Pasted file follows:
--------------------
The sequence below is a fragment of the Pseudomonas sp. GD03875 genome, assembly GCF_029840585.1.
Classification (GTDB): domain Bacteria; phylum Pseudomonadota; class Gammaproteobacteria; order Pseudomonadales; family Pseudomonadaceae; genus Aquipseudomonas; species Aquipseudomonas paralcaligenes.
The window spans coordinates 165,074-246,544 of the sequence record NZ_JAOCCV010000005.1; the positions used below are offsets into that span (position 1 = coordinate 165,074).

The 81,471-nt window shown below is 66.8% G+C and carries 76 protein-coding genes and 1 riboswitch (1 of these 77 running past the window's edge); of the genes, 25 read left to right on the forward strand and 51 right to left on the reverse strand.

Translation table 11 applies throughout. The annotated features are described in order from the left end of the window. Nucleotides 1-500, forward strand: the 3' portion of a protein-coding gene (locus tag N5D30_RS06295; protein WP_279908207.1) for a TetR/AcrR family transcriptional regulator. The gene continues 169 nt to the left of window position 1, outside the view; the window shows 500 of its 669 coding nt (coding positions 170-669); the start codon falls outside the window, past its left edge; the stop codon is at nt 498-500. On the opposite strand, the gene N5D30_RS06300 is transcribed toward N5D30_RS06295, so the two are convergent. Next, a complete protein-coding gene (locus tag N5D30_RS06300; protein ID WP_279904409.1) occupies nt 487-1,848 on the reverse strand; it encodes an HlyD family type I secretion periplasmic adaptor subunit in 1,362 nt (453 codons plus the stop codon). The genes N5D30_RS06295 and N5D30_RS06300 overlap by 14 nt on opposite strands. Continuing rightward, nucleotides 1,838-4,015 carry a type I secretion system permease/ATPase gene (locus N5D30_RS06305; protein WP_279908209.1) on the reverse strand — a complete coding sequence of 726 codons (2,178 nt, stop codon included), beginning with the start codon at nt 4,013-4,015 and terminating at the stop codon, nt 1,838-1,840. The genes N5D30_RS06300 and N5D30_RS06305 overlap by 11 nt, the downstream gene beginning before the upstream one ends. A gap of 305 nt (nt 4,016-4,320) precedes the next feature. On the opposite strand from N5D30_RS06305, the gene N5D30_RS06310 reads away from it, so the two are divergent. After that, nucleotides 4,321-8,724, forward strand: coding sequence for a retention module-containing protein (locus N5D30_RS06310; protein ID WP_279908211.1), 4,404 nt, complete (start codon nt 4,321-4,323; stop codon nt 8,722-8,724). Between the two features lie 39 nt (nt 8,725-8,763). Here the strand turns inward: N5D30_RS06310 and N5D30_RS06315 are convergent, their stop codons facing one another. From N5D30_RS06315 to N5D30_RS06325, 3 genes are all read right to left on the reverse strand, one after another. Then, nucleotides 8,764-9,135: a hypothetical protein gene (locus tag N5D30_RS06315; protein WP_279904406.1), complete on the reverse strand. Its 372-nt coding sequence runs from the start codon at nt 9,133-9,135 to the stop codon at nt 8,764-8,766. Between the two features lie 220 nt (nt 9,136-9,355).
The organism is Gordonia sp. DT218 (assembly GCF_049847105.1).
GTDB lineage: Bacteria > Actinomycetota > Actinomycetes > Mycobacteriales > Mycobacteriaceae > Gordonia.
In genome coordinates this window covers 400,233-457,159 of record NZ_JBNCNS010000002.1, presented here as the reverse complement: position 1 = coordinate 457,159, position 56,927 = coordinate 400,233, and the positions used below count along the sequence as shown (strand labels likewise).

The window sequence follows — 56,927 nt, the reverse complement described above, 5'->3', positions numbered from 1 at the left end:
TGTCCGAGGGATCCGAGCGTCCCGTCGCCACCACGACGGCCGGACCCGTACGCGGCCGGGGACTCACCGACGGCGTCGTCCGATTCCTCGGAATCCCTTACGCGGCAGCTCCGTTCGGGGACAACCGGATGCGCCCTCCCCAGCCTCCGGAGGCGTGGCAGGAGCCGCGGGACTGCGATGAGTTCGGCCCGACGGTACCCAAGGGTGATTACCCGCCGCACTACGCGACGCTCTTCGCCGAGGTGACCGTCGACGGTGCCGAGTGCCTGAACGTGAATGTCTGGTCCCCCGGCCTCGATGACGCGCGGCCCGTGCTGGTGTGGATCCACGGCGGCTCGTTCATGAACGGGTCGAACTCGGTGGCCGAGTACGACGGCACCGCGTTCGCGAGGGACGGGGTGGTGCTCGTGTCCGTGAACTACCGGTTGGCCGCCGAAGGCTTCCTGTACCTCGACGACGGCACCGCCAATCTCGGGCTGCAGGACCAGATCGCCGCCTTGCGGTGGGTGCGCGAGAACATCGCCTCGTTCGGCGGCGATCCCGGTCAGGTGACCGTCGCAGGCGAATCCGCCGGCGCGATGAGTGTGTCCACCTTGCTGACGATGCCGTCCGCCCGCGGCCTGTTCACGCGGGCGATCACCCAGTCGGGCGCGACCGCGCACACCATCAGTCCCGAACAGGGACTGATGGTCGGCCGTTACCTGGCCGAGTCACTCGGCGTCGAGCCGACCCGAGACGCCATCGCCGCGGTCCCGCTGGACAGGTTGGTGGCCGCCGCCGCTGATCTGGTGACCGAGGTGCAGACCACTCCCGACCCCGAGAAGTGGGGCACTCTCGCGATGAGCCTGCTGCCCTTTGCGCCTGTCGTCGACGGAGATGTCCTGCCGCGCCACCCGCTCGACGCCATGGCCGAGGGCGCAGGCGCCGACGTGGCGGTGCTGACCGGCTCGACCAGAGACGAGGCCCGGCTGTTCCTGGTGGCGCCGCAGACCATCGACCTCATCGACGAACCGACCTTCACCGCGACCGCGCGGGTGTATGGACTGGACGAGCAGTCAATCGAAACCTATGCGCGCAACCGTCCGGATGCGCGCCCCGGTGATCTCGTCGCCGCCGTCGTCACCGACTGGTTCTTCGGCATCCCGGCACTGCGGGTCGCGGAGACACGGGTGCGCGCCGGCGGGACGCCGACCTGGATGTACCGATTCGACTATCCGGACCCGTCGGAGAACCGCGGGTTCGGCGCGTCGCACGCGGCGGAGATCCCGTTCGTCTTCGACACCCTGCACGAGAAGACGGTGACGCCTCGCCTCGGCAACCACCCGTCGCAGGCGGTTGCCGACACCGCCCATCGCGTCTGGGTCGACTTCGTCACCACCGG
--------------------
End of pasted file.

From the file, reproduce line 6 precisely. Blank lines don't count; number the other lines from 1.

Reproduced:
The organism is Gordonia sp. DT218 (assembly GCF_049847105.1).